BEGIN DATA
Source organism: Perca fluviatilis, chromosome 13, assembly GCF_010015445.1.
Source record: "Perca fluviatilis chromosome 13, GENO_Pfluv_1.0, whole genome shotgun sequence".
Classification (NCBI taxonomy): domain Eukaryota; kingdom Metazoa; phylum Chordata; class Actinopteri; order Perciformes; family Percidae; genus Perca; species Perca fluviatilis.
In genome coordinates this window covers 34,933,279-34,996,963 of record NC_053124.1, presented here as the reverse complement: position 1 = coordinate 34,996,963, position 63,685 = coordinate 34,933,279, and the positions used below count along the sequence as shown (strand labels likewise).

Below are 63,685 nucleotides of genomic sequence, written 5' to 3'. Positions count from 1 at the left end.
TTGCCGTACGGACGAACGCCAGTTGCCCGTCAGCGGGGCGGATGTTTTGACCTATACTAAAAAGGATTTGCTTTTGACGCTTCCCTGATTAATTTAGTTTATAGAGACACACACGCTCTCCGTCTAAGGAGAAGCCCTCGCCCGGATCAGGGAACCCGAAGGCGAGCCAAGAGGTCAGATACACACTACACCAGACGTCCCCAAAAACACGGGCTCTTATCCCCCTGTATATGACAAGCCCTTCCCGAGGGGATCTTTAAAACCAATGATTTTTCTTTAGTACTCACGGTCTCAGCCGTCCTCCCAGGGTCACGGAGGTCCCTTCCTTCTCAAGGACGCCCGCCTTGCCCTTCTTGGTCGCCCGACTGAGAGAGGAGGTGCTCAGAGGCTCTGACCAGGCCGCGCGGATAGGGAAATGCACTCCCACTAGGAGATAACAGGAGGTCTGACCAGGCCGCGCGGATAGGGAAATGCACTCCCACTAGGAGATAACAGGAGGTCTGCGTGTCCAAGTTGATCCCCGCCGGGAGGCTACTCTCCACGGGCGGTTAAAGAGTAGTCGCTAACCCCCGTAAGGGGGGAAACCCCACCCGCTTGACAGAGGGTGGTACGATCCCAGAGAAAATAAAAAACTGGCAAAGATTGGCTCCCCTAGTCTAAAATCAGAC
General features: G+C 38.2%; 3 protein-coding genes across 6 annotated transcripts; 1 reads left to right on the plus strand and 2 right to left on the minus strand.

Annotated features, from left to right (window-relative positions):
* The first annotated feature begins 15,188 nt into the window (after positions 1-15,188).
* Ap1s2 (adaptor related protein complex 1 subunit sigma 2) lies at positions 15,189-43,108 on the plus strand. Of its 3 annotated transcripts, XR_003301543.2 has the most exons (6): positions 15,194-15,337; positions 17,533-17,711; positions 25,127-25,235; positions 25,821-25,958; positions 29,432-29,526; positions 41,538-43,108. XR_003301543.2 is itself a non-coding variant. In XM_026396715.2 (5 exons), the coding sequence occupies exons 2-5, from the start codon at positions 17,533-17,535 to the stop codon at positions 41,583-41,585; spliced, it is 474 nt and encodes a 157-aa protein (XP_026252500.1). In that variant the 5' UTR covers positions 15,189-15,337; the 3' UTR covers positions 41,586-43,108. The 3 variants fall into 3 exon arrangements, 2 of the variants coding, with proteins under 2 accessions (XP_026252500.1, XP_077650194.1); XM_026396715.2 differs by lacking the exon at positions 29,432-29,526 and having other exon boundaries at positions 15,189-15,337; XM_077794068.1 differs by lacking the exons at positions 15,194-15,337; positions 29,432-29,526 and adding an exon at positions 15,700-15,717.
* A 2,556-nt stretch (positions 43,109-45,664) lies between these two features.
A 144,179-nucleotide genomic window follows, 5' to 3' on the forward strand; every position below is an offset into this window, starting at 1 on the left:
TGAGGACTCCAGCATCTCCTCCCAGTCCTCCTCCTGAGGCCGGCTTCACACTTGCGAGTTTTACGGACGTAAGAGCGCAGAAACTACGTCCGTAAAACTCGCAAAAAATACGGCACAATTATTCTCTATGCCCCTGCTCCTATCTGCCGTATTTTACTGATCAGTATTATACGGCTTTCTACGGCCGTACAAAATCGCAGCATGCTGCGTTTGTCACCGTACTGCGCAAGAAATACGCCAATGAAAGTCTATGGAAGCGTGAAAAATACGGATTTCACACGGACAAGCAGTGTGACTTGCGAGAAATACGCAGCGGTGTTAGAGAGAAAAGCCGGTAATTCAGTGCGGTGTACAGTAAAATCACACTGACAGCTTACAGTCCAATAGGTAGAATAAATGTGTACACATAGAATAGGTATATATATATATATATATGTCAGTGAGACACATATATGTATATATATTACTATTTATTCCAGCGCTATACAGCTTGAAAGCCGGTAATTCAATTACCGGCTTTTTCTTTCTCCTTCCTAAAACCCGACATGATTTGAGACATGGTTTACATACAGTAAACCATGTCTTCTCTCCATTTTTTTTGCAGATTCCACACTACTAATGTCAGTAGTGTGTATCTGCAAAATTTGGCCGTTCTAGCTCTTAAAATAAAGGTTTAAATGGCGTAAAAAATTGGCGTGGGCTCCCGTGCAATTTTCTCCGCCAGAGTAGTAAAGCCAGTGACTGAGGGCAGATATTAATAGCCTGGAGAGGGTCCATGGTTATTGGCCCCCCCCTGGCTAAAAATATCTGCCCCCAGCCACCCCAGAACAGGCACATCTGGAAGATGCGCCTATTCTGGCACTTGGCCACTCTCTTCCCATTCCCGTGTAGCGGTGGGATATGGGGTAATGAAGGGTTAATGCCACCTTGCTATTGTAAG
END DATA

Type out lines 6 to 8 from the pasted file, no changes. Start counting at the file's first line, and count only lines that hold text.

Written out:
TTGCCGTACGGACGAACGCCAGTTGCCCGTCAGCGGGGCGGATGTTTTGACCTATACTAAAAAGGATTTGCTTTTGACGCTTCCCTGATTAATTTAGTTTATAGAGACACACACGCTCTCCGTCTAAGGAGAAGCCCTCGCCCGGATCAGGGAACCCGAAGGCGAGCCAAGAGGTCAGATACACACTACACCAGACGTCCCCAAAAACACGGGCTCTTATCCCCCTGTATATGACAAGCCCTTCCCGAGGGGATCTTTAAAACCAATGATTTTTCTTTAGTACTCACGGTCTCAGCCGTCCTCCCAGGGTCACGGAGGTCCCTTCCTTCTCAAGGACGCCCGCCTTGCCCTTCTTGGTCGCCCGACTGAGAGAGGAGGTGCTCAGAGGCTCTGACCAGGCCGCGCGGATAGGGAAATGCACTCCCACTAGGAGATAACAGGAGGTCTGACCAGGCCGCGCGGATAGGGAAATGCACTCCCACTAGGAGATAACAGGAGGTCTGCGTGTCCAAGTTGATCCCCGCCGGGAGGCTACTCTCCACGGGCGGTTAAAGAGTAGTCGCTAACCCCCGTAAGGGGGGAAACCCCACCCGCTTGACAGAGGGTGGTACGATCCCAGAGAAAATAAAAAACTGGCAAAGATTGGCTCCCCTAGTCTAAAATCAGAC
General features: G+C 38.2%; 3 protein-coding genes across 6 annotated transcripts; 1 reads left to right on the plus strand and 2 right to left on the minus strand.

Annotated features, from left to right (window-relative positions):